The Purpose of Spiritual Gifts (1 Corinthians 12-14)

By Dr. Craig Keener

The Corinthian church was like much of the American church today: socially stratified, individualistic, and divisive. Although Paul commends them for their pursuit of spiritual gifts (1 Cor. 1:5, 7), he reproves them for a deficiency far more serious: they lack love, the principle that should guide which gifts they seek (1 Cor. 12-14; 1:10).

Spiritual gifts are for building up the body (1 Cor. 12), and love must coordinate our expression of spiritual gifts (1 Cor. 13). Thus prophecy, a gift that builds up others, is more useful publicly than uninterpreted tongues (1 Cor. 14). Gifts, including prophecy, are no guarantee of spiritual  commitment, and one may prophesy  falsely or even submit to the Spirit’s  inspiration without being committed to Christ (Matt. 7:21-2 3; 1 Sam. 19:20- 24).

Paul reminds his friends in Corinth that they experienced  ecstatic  inspiration in Greek  religion before their conversion, and points out that the message of Christ,  rather  than inspiration in general,  is what matters  (1 Cor. 12:1-3). Communicating the content of God’s message, rather than how ecstatically one speaks it, is the important thing. This  principle applies not only to tongues-speakers and prophets, but to well­ meaning preachers who mistake enthusiasm for anointing while delivering empty speeches  devoid of sound scriptural teaching.

Paul then reminds his hearers that all the gifts come from the same Spirit (1 Cor. 12:4-11) and that the gifts are interdepen­dent (12:12-26). Paul ranks the leading gifts (apostles, prophets, and teachers) and then lists other gifts without ranking their importance or authority (12:27- 30). Paul urges this church to be zealous for the “best” gifts (that is, those that will best build up the church; 12:31), especially prophecy (14:1). Thus it is appropriate to seek spiritual gifts, but we choose which gifts to seek by determining which gifts will help the body of Christ most. That is, we let love guide our choice (1 Cor.  13).

Paul covers this point in some detail. Even if we had all spiritual gifts in their ultimate intensity, we would be nothing without love (13:1-3). The gifts will ultimately pass away, but love is eternal (13:8-13). While noting the priority of love over spiritual gifts, Paul describes the characteristics of love (13:4- 8a). Many of the characteristics he lists (for instance, not being boastful) are precisely the opposite of characteristics he earlier attributed to his readers (see 5:2; 8:1).  Thus while the Corinthian Christians were strong in Spirit-led gifts, they were weak in Spirit-led character. For this reason, Paul needed to emphasize the importance of the gift of prophecy, which edifies the whole church, over uninterpreted  tongues, which  edifies  only  the speaker ( 1 Cor. 14). Although Paul focused on what would serve the church as a whole, he was careful not to portray tongues negatively (14:4, 14-19, 39). He exercised this caution even though he could not have known that some later Christians, contrary to 1 Corinthians 14:39, would despise the gift.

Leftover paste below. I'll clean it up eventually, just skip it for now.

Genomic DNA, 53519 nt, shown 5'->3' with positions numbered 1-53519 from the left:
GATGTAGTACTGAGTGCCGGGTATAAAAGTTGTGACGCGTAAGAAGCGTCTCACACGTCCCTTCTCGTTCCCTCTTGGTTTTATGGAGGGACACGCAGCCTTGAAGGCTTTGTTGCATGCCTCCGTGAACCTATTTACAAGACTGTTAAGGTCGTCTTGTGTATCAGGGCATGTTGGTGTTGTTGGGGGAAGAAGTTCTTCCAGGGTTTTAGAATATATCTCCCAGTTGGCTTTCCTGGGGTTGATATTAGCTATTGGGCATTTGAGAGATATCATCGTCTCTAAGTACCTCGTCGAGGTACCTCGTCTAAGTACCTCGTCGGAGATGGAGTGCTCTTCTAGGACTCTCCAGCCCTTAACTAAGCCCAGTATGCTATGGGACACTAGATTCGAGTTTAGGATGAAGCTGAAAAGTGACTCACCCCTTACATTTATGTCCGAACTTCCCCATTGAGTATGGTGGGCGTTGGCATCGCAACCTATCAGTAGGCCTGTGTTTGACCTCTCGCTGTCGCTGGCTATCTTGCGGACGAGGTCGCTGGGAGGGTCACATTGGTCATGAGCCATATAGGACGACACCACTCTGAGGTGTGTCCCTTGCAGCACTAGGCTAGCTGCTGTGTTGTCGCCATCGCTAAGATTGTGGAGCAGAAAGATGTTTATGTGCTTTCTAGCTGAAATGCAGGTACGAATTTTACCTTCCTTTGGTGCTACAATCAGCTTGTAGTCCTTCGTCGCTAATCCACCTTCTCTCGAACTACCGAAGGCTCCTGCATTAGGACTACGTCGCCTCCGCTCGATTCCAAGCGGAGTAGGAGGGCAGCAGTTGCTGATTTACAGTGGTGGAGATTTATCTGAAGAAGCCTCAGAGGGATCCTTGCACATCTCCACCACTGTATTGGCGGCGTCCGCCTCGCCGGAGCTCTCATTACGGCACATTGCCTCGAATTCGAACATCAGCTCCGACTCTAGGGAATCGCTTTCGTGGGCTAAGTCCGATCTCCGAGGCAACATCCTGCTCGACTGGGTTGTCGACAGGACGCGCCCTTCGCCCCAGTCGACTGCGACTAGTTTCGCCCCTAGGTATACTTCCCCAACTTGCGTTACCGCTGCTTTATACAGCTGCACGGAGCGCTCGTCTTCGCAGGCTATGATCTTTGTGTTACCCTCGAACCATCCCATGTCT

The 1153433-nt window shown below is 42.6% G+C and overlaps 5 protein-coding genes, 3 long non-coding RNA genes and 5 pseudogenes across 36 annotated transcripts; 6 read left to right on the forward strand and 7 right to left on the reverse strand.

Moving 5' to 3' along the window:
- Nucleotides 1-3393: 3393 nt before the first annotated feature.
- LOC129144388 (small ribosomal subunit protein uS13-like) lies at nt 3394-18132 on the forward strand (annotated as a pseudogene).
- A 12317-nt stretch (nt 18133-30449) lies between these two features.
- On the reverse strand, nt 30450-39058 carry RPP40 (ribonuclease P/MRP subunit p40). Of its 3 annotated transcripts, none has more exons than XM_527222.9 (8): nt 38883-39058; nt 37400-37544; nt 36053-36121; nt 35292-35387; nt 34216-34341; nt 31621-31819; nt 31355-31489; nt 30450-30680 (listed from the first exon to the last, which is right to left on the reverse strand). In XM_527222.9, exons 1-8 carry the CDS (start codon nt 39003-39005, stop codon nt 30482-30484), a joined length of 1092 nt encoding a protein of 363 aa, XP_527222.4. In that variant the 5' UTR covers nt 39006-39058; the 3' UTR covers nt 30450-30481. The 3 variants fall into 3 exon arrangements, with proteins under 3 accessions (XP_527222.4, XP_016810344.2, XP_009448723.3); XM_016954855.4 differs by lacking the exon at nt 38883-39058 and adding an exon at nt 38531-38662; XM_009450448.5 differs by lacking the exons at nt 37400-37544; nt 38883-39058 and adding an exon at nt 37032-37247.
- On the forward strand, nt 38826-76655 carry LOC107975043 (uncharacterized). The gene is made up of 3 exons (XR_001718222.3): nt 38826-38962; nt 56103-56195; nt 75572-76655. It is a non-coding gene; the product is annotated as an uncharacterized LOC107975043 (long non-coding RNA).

The relevance of Paul’s words to the Corinthian churches raises the question of whether Paul would have applied the same argument to all churches in his day. As many Pentecostals and charismatics note, some of his specific restrictions on gifts may have applied to the excessive situation in Corinth rather than to all churches. If, as is likely, most Corinthian house-churches seated only forty members, I suspect that the dynamics of spiritual gifts would apply differently there than in a congregation of two thousand members, where more limits would be necessary, or in a prayer meeting of five members, where fewer would be necessary.

Likewise, in churches today where spiritual gifts are suspect, prophecy would edify the church no more than tongues would, because even the purest prophecy, approved by other trustworthy prophets, would only introduce division.

Some  charismatics insist  that  the  public  function of all the gifts, including tongues  and  prophecy,  is so important that we should pursue them ( 1 Cor. 12:31; 14:1) even if it splits a church. Other charismatics, however, recognize that this view misses Paul’s whole point. The purpose of the gifts is to make the body of Christ stronger, and if public use of gifts would divide a non­ charismatic congregation, charismatic members should honor the unity of the body first and foremost. This is not to say that they should not work through appropriate channels to bring the congregation to greater biblical maturity in the matter of spiritual gifts.

But while gifts are very important and biblical, they are not the most important issue in the body of Christ. The greatest sign of maturity is love.